– escorted by the heavy cruiser, U.S.S. Astoria, and the U.S.S. Guadalupe a replenishment oiler
– smoke was seen on the horizon several times
– cruiser intercepted ships
– Arrived: Manila – Friday – 26 September 1941
– disembarked ship – 3:00 P.M.
– taken by bus to Fort Stotsenburg
– maintenance section with 17th ordnance remained behind to unload the tanks and attached turrets
-27 September 1941 – job completed at 9:00 A.M.
– Fort Stotsenburg
– Ft. Stotsenburg
– lived in tents upon arriving
– 15 November 1941 – moved into barracks
– the barracks walls were open and screened three feet from the bottom of the wall to the floor
– above that, the walls were woven bamboo that allowed the air to pass through
– washing facilities seemed to be limited with the lucky man being able to wash by a faucet with running water
– 5:15 A. M. – reveille
– soldiers washed
– 6:00 A.M. – breakfast
– 7:00 to 11:30 A.M.
– Noon – lunch
– 1:30 to 2:30 P.M. – worked
– the belief on the base was that it was too hot in the afternoon to work
– the tankers worked until 4:30 P.M.
– this was referred to as “recreation in the motor pool”
– 5:10 – dinner
– the soldiers spent their free time bowling and going to the movies,
– they also played horseshoes, softball, badminton, or threw a football around
– on Wednesday afternoons, they went swimming
– they also went to Mt. Aarayat National Park and swam in the swimming pool there that was filled with mountain water
– men put their names in to be allowed to go to Manila in small groups
– they also went to canoeing at Pagsanjan Falls in their swimsuits
– the country was described as being beautiful
– the battalion wore coveralls to do the work on the tanks
– the soldiers were reprimanded for not wearing dress uniforms while working
– they continued to wear coveralls in their barracks area to do their work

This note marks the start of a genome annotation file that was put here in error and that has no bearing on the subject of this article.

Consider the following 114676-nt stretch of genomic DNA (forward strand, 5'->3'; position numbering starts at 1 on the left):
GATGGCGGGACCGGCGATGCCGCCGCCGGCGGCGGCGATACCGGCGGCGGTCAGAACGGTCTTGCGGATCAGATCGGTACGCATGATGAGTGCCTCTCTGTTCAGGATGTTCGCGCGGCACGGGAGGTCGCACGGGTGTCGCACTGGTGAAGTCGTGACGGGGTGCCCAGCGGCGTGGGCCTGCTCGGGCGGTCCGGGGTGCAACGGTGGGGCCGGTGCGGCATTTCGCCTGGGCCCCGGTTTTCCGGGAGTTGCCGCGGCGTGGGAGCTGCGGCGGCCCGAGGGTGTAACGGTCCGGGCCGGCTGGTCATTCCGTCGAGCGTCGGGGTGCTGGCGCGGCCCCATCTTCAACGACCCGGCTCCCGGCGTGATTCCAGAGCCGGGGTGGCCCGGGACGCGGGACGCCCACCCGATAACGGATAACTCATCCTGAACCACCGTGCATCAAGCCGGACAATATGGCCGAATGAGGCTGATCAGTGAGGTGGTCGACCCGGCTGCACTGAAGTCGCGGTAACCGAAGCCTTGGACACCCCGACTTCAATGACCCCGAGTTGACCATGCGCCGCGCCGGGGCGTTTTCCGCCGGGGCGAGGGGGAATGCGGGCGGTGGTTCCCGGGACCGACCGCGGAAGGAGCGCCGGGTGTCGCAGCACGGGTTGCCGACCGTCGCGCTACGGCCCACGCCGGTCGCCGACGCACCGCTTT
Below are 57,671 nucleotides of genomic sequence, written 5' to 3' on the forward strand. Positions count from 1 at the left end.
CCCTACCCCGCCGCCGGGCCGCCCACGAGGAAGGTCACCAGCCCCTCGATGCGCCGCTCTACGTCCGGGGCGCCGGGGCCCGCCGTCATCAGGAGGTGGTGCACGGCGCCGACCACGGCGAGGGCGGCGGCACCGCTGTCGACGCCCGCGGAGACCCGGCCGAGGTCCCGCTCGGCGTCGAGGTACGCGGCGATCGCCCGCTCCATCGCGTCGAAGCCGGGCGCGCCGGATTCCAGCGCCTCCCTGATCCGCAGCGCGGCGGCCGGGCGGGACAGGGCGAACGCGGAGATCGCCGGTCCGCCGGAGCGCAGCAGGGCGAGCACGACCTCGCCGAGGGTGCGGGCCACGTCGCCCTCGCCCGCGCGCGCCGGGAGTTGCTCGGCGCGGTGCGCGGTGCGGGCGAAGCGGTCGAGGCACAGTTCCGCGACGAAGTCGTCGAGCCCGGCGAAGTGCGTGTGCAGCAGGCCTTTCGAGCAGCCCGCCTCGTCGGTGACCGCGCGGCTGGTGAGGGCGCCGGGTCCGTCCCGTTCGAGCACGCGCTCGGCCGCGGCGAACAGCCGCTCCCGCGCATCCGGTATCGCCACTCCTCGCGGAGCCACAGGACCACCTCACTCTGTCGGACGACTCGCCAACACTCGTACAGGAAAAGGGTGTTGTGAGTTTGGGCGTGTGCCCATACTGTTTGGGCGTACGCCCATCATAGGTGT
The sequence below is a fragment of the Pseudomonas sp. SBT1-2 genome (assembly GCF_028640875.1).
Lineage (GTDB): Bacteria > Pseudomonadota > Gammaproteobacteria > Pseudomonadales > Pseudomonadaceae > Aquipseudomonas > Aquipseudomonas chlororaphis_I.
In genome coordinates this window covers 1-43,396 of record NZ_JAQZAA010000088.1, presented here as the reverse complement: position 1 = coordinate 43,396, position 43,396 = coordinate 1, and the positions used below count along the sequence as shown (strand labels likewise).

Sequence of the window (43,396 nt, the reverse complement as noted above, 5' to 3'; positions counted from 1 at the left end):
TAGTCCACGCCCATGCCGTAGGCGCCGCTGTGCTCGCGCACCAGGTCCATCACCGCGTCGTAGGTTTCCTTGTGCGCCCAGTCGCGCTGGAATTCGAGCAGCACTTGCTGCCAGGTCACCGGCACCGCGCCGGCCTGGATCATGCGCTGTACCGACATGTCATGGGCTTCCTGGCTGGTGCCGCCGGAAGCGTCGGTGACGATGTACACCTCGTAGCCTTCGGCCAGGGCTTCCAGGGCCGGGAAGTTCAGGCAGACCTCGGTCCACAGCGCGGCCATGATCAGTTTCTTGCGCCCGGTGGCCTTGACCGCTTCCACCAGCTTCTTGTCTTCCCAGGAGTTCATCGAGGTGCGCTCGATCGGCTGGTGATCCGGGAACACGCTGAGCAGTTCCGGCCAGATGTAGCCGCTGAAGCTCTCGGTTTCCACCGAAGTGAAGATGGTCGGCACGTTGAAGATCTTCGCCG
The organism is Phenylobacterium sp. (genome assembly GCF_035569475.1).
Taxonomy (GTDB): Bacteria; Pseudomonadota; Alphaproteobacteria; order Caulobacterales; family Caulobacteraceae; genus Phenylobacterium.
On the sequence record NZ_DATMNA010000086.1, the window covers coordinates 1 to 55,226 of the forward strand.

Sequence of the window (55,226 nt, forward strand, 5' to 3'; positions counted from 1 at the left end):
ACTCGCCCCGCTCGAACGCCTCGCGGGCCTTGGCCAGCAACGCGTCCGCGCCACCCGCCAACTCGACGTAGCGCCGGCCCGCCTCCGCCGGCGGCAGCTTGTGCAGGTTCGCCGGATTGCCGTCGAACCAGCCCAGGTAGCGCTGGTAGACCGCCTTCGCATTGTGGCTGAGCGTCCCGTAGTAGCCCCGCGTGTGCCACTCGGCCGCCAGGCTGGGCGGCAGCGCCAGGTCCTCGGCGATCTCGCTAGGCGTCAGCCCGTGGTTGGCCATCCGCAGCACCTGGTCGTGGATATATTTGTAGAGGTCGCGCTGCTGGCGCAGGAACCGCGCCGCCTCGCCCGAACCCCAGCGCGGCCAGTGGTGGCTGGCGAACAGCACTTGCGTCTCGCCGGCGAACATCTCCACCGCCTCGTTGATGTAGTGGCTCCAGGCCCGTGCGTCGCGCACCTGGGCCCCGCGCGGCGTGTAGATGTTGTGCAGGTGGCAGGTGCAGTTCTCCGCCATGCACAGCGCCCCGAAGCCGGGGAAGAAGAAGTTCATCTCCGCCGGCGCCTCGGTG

– if the soldiers left the battalion’s area, they were expected to wear dress uniforms; including going to the PX
– 1 December 1941 – tanks ordered to the perimeter of Clark Field
– their job was to protect the airfield from enemy paratroopers
– two tank crew members remained with each tank at all times
– 194th guard north end of the airfield and the 192nd Tank Battalion guarded the south end of the airfield
– meals served by food trucks to men with the tanks
– those not assigned to a tank or half-track remained at the command post
– Battle of Luzon
– 8 December 1941
– lived Japanese attack on Clark Field
– planes did not go after tanks
– after attack 194th sent to a bivouac three kilometers north of Clark Field
– from there they were sent to Barrio of San Joaquin on the Malolos Road
– The 194th was sent to Mabalcat on December 10
– C Company was sent to southern Luzon and put under the command of Brigadier General Albert M. Jones
– To avoid Japanese planes, the company tried to cover the distance at night.
– They were successful and going 40 miles during the night but had to make a run for it during the day.
– They successfully reached Muntinlupa and made it to Tagatay Ridge on December 14th.
– The tanks remained at Tagatay until December 24th
– During this time, they did reconnaissance and hunted for fifth columnists who would signal planes with mirrors during the day near ammunition dumps
resulting in the dumps being bombed and shelled.
– At night, the fifth columnists shot off flares near the ammunition dumps.
– The activity ended, when the company shot up native huts suspected as being used by the fifth columnists.
– At 2:00 A.M. on December 24th, the Japanese landed 7,000 troops at Lamon Bay. – – The Japanese began advancing in the direction of Lucban.
– The company took a position to aid the 1st Infantry Regiment, Philippine Army, that was fighting the Japanese.
– One platoon of five tanks – on December 26 – was ordered to advance down a trail in an area where the Japanese were known to be.
– A major ordered the tanks to advance even though no reconnaissance had been done.
– The trail made a sharp turn, and when the tanks made the turn, the first was knocked out by a Japanese anti-tank gun killing the platoon commander and